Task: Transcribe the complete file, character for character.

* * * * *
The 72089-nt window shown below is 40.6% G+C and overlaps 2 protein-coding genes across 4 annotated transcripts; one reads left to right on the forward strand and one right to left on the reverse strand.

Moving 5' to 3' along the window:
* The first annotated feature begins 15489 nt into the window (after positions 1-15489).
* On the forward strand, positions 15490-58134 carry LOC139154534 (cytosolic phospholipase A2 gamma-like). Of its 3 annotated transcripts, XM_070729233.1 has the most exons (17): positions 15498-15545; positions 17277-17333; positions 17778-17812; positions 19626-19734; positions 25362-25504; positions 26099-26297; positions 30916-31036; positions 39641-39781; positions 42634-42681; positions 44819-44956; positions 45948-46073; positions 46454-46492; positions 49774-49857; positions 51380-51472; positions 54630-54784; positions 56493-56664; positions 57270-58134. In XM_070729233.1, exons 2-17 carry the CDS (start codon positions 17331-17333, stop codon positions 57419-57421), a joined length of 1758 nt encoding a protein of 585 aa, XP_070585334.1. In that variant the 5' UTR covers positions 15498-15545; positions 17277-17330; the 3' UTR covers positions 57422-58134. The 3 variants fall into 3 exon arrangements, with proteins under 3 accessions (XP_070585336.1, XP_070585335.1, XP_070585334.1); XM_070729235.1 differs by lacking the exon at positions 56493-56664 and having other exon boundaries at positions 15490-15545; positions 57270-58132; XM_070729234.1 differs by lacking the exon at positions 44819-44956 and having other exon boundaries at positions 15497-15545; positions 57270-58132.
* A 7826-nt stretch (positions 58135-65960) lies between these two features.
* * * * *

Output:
The 72089-nt window shown below is 40.6% G+C and overlaps 2 protein-coding genes across 4 annotated transcripts; one reads left to right on the forward strand and one right to left on the reverse strand.

Moving 5' to 3' along the window:
* The first annotated feature begins 15489 nt into the window (after positions 1-15489).
* On the forward strand, positions 15490-58134 carry LOC139154534 (cytosolic phospholipase A2 gamma-like). Of its 3 annotated transcripts, XM_070729233.1 has the most exons (17): positions 15498-15545; positions 17277-17333; positions 17778-17812; positions 19626-19734; positions 25362-25504; positions 26099-26297; positions 30916-31036; positions 39641-39781; positions 42634-42681; positions 44819-44956; positions 45948-46073; positions 46454-46492; positions 49774-49857; positions 51380-51472; positions 54630-54784; positions 56493-56664; positions 57270-58134. In XM_070729233.1, exons 2-17 carry the CDS (start codon positions 17331-17333, stop codon positions 57419-57421), a joined length of 1758 nt encoding a protein of 585 aa, XP_070585334.1. In that variant the 5' UTR covers positions 15498-15545; positions 17277-17330; the 3' UTR covers positions 57422-58134. The 3 variants fall into 3 exon arrangements, with proteins under 3 accessions (XP_070585336.1, XP_070585335.1, XP_070585334.1); XM_070729235.1 differs by lacking the exon at positions 56493-56664 and having other exon boundaries at positions 15490-15545; positions 57270-58132; XM_070729234.1 differs by lacking the exon at positions 44819-44956 and having other exon boundaries at positions 15497-15545; positions 57270-58132.
* A 7826-nt stretch (positions 58135-65960) lies between these two features.